Sivusto ei tue käyttämääsi selainta. Suosittelemme selaimen päivittämistä uudempaan versioon.

Keep up with the updates:

AdventureDoor Facebook



This site is under development and currently in alpha stage.

The content on the site, including text, images, and other content will be modified if and when needed.

Your feedback and suggestions are welcome. You can leave public feedback on the site forum, or send your feedback privately using the contact form. Thank you.

I Get This Call Every Day

I Get This Call Every Day

 

Developer: David S Gallant The title screen.The title screen.
Released: 2012.12.21
Genre: Comedy
Graphics: Cartoon / 2D
Perspective: First person
Gameplay: Point-and-Click



 

 

 

 

 

 





 

 


 

Adventure games come in many shapes, sizes, and forms. The one that I Get This Call Every Day is certainly one of the most unique ones. In the game the player takes the role of a call centre employee, who answers a call from an individual who wants to change his address that is in the records.

The entire game consists of two puzzles only: first, to answer the call, which is very obvious, as you need to only push a blinking button on the phone, and then to go through a dialogue puzzle in an attempt to gather all necessary information from the caller to have the address successfully changed. Someone wondering if there is anything more to the game, well, there isn't. It's a very straightforward game with nothing added to it.

The challenge is to keep going on like a real call centre operator would do. Gathering enough information from the caller, while at the same time respecting privacy issues, and acting in a professional manner. Someone from the management is monitoring the call, so revealing any private information or being rude towards the caller will get the protagonist fired immediately.

The caller wants to change his address.The caller wants to change his address.
The game is seen from a first person view, basically all that the player sees is a computer screen in front of him, and an image of the caller, which presumably is visible only to players, not the protagonist himself. The graphics are very naivistic cartoons, something that can be quickly created with just about any drawing tool software. Surprisingly, the game is entirely voice acted by the game creator himself, so there is some effort put into the game despite its rather small scope.

Part of the fun in the game is to explore all conversation options and see what kind of responses they trigger in the caller. There is no save features in the game, so unfortunately the game has to be started all over again every time, which means that the very first lines of the conversation start to become annoyingly familiar during later attempts. No matter how one sees it, the game is very short, and even with some experimenting with dialogue options, it shouldn't take too long to go through.

While the game is lacking some features and is certainly not a showcase of technical brilliance, it is very refreshing different approach to the genre. Some might argue that it is not an adventure game, some others that it's not even a game really, but it's obviously different. Leaving out what usually constitutes the core of an adventure game, some real purpose for the game, and dropping out every kind of puzzle that is identifiable with the genre, such as fetch quests and locked doors, is a small-scale master stroke. The phone call could be part of any larger narrative, but isolating it as the sole objective of the game makes it all feel very fresh, even with its limitations.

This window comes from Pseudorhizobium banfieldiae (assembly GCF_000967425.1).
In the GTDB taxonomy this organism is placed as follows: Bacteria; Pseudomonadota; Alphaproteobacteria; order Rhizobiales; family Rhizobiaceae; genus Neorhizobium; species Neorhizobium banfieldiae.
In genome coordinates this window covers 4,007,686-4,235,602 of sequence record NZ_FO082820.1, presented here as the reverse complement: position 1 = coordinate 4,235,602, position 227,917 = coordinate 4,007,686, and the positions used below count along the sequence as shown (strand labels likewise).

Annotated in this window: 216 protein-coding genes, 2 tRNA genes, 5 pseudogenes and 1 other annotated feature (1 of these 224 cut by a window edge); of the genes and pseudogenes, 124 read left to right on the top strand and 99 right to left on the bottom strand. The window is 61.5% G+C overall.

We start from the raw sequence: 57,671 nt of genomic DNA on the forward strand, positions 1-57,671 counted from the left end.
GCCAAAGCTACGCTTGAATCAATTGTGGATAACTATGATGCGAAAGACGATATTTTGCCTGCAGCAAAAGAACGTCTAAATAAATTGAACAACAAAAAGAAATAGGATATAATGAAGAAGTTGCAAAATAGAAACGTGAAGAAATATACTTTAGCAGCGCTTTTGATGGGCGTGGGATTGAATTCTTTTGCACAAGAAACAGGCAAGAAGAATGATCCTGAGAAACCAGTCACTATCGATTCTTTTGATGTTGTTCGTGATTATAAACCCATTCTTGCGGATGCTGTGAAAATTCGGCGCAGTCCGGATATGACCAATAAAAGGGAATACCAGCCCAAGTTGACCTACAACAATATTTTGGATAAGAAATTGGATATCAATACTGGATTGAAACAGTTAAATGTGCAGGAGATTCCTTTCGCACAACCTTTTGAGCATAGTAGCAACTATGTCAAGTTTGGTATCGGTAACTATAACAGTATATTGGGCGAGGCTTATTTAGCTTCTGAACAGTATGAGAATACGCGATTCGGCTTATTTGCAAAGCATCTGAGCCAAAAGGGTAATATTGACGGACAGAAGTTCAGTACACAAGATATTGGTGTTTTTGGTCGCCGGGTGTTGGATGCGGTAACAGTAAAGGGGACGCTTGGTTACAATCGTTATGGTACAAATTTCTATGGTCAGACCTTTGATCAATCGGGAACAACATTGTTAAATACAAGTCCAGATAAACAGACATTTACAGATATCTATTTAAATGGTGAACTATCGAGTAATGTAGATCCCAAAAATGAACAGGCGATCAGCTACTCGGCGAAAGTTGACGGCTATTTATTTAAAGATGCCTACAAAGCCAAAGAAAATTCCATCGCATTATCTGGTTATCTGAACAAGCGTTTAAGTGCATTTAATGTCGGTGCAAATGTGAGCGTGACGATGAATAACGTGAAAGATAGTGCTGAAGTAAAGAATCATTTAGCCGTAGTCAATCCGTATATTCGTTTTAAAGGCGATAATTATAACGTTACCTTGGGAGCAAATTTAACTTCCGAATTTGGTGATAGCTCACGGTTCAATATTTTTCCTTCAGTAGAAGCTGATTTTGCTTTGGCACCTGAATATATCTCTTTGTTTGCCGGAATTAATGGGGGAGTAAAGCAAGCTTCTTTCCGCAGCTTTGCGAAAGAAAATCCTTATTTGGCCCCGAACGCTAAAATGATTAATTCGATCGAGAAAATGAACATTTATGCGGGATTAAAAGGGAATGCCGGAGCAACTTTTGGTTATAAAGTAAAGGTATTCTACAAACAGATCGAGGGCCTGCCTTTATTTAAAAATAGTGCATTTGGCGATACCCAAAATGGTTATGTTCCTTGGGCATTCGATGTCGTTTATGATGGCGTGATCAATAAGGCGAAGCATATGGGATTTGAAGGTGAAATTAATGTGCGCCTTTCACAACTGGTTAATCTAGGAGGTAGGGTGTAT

In a weird sequence of events, where life imitates art, the developer himself got fired from his job as a call centre employee as a result of this game. That certainly gives a whole new, additional layer to this game, and makes wonder how much of the game content is simply making fun of the boredom that every IT support person has some time experienced, and how much of it actually has some deeper meanings and implications. At least the prospect of somebody constantly monitoring and firing over a smallest of mistakes turned out to be not just a comedic aspect of the narrative, but a real life fact.

Trying to act professionally.Trying to act professionally.
The problems with the game should be obvious. Its scope is so limited that there's hardly any content to play, and apart from exploring the conversation and dialogue trees, there's no replayability values to speak of. The visual style will certainly annoy some people, although truthfully, it works very well in the context that it is in. Naturally there is no rewarding conclusion, you don't get to marry the princess or save the planet, you may manage not to get fired, and that's it.

There really should be more games like I Get This Call Every Day. Fresh takes on the genre that clearly leave behind most, or even all conventions of the genre. Having said that, having any more games exactly like this one would be superfluous. This one is fine, and with the happenings that the creator went through, it already has a cult status of small kind. As an experience and experiment, I Get This Call Every Day is good, as a solid adventure title it leaves a lot to be desired. What it does well is what the game industry all too rarely does anymore, it is trying to innovate and see things from a whole new perspective. That alone makes it worth playing. While the length of the gaming experience should never equal quality, for any future innovations a bit more content would be preferable. But the underlying premise is this: with many decades of previous games in and outside of the genre, there really isn't any that would directly compare to I Get This Call Every Day. Not much more needs to be said.